Waatea News Update

News from Waatea 603 AM, Urban Maori radio, first with Maori news

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Location: Auckland, New Zealand

Monday, February 28, 2011

Anger, grief from relatives at rescue effort

Police are dealing with reactions ranging from grief to anger from relatives of foreigners killed in the Christchurch earthquake.

Wally Haumaha, who is heading the team co-ordinating the response for people from overseas affected by the quake, met with Japanese relatives yesterday.

They were shown before and after pictures of the Christchurch TV building where many Japanese students were studying.

Superintendent Haumaha says the anger some expressed was understandable, as hope of rescue starts to fade.

“My job is to reassure them the rescue operation is continuing. I have just had the Japanese rescue team with me at the briefing and talking to their people, reassuring them that until the last piece of rubble is removed they will do their best to continue with that search,” he says.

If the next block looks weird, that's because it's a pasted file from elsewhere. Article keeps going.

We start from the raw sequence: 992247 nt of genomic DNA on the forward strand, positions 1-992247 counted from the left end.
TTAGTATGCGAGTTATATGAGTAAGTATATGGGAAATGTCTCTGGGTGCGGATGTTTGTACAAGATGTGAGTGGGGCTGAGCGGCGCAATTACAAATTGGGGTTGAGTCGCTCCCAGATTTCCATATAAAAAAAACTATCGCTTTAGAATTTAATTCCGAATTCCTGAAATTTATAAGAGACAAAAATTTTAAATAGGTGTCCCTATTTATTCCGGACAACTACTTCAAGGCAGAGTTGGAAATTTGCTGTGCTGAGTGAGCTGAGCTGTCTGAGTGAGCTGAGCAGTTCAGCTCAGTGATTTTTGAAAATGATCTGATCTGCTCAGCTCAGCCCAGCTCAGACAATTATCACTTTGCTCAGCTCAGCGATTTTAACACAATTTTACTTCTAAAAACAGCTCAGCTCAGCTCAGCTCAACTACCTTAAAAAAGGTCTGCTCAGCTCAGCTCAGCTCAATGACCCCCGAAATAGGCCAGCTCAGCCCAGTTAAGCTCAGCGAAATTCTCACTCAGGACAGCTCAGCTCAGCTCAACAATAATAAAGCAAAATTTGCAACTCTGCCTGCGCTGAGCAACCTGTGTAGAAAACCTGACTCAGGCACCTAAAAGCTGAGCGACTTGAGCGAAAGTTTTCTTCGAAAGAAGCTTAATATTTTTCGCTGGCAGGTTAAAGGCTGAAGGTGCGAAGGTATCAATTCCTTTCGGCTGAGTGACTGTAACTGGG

Each body receives a blessing from Ngaiu Tahu kaumatua before it leaves the mortuary.

WARDENS MOVE INTO QUAKE ZONE

Twenty Maori wardens from around the South Island are now working in the Christchurch earthquake zone, with another 30 North Island wardens set to arrive and help them.

Gloria Hughes, the president of the New Zealand Maori Wardens Association, says the wardens are providing medical and policing support.

The police officer in charge of handling foreign victims of the Christchurch earthquake says relatives of the dead have responded positively to the Maori ceremony used to bless the bodies.

Wally Haumaha says there was a major ceremony at Burnham Military camp morgue yesterday, and there are other ceremonies where necessary.

He says queries about the process have come from many people, including Jewish, Japanese, Korean and Chinese relatives.

DOOR TO DOOR SURVEY OF QUAKE DAMAGE

Ngai Tahu members spent the weekend going door to door in the worst hit Christchurch suburbs.

Runanga chair Mark Solomon says the scenes they came across were not pleasant.

“There’s water shortage, food shortage, fuel shortage. It’s grim out there but the big move of moving out into the community is getting under way,” he says.

Many people can’t afford to buy basic supplies such as food and petrol because they have not received wages since Tuesday’s quake.

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